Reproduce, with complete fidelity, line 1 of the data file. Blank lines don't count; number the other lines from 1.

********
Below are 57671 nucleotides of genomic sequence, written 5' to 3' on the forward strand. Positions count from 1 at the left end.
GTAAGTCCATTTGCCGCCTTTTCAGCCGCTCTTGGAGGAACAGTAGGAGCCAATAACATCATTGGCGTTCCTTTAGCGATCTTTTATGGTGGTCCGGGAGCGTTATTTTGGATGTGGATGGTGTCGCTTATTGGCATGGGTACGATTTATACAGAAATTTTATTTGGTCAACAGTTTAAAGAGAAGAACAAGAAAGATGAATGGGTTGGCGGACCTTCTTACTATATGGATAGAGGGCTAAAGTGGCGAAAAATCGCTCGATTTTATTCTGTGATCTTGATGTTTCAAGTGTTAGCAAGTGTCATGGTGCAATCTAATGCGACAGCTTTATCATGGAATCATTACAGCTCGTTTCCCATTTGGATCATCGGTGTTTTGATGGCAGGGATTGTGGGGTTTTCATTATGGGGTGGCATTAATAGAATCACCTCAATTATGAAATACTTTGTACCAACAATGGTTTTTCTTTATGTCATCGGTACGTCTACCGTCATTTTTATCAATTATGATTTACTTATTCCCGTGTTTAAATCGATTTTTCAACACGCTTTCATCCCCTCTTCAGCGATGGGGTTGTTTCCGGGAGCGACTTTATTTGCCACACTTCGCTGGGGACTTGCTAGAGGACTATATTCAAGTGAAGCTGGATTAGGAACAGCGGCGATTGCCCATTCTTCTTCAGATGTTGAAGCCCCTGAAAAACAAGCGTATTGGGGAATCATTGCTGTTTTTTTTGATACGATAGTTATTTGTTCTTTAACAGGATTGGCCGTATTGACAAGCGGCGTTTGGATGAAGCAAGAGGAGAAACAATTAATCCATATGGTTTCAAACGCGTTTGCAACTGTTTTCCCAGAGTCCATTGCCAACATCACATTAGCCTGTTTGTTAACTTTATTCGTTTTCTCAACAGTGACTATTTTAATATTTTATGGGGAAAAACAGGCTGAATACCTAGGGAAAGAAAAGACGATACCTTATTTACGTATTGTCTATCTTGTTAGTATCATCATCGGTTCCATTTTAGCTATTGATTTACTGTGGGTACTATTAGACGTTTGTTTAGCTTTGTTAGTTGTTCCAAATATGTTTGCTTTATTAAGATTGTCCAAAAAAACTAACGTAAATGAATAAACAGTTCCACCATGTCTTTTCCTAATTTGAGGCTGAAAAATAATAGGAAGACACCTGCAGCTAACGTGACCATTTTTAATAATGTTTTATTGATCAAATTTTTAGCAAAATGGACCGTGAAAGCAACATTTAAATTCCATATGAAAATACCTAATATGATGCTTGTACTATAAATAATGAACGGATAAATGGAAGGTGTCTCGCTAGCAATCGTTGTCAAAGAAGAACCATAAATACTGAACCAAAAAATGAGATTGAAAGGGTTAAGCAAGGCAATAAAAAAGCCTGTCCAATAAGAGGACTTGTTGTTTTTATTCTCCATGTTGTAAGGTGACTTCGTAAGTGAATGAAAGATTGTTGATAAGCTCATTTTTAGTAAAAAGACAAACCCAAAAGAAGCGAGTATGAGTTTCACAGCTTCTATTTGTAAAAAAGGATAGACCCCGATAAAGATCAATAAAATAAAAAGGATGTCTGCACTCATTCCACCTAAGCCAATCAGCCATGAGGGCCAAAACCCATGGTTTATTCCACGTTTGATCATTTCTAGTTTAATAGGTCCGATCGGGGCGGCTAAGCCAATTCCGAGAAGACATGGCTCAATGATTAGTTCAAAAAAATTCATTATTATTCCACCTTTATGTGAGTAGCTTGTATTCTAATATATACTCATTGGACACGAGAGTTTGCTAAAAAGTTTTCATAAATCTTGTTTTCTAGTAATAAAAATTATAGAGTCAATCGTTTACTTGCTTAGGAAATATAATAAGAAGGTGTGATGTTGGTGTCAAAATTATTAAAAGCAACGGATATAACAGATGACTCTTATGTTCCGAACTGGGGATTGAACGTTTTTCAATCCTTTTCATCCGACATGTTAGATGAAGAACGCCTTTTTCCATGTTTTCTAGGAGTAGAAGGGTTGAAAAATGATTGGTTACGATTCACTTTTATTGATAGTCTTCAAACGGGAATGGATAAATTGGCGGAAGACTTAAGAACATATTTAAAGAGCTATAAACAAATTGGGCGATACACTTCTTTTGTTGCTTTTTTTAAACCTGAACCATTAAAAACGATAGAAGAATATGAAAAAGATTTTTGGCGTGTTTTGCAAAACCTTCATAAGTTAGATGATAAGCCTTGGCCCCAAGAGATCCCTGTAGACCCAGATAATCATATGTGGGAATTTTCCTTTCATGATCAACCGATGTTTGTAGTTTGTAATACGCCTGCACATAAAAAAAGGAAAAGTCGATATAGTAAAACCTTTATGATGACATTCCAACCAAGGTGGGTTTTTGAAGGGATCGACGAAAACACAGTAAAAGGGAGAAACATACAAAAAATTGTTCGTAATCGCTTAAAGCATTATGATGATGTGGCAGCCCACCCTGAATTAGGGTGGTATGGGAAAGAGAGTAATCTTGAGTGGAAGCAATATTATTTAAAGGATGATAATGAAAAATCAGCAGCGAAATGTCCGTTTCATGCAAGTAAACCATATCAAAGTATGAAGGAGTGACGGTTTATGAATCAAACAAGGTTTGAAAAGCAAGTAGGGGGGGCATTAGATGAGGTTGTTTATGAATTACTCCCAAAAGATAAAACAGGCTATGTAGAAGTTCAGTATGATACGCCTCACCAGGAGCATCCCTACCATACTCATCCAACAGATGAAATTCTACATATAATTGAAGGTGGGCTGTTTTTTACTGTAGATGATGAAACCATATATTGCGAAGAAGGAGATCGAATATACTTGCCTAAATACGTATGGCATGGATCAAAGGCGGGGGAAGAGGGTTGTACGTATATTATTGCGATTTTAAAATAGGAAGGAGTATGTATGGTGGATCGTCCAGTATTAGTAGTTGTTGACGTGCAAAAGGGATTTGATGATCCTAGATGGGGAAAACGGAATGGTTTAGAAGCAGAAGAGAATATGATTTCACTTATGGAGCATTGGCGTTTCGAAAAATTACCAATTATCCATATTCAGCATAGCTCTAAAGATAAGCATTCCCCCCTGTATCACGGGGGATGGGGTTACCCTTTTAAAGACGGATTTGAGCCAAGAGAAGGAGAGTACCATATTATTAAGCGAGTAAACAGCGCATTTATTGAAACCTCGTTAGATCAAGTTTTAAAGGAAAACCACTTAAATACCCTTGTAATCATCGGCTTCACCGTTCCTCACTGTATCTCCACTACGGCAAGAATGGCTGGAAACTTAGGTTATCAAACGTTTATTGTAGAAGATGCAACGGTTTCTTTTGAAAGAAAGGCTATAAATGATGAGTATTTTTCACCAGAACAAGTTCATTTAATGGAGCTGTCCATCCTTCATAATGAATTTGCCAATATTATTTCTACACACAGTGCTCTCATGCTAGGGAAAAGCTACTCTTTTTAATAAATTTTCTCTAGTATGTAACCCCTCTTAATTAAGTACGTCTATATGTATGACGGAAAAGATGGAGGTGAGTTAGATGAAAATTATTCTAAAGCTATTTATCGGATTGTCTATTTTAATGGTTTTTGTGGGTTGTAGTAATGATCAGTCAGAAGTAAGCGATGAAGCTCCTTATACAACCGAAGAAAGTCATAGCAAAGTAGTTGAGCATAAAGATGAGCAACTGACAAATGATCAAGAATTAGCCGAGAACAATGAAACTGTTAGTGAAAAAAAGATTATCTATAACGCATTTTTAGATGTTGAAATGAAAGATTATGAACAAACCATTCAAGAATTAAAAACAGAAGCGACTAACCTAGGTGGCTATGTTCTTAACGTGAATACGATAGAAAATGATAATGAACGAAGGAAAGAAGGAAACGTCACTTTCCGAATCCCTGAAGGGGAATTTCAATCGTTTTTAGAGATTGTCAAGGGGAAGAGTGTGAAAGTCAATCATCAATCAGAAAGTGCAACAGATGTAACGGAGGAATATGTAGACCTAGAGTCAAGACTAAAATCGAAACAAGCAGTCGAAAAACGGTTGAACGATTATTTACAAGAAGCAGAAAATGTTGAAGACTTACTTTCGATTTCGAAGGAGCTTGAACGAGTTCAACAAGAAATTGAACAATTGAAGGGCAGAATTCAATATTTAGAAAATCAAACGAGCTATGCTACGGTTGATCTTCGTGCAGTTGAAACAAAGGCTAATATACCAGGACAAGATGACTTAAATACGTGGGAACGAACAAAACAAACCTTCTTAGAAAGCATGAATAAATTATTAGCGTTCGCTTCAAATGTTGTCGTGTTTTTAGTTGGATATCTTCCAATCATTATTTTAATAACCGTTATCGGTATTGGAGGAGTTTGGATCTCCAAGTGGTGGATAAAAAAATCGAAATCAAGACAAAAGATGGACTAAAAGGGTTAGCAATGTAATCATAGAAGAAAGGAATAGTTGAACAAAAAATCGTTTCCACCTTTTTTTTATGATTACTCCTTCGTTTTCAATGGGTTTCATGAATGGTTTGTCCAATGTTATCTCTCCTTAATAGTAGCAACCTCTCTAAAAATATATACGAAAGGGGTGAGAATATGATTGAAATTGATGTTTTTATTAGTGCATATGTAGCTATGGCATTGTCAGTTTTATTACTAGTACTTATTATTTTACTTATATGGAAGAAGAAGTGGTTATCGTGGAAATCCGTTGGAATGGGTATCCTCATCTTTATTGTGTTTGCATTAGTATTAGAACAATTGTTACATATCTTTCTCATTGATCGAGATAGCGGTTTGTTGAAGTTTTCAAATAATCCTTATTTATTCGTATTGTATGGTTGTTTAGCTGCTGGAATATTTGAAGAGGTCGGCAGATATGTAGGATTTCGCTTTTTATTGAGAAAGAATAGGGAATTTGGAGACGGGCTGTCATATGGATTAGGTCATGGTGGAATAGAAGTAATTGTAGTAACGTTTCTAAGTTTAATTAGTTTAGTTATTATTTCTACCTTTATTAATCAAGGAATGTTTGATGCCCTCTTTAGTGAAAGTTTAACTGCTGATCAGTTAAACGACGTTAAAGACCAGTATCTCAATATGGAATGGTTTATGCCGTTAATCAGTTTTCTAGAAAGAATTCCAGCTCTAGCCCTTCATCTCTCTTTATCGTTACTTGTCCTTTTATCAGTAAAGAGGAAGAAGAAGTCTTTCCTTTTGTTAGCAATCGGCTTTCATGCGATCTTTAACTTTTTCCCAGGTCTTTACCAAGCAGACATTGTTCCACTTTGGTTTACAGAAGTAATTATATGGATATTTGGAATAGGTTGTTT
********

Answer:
Below are 57671 nucleotides of genomic sequence, written 5' to 3' on the forward strand. Positions count from 1 at the left end.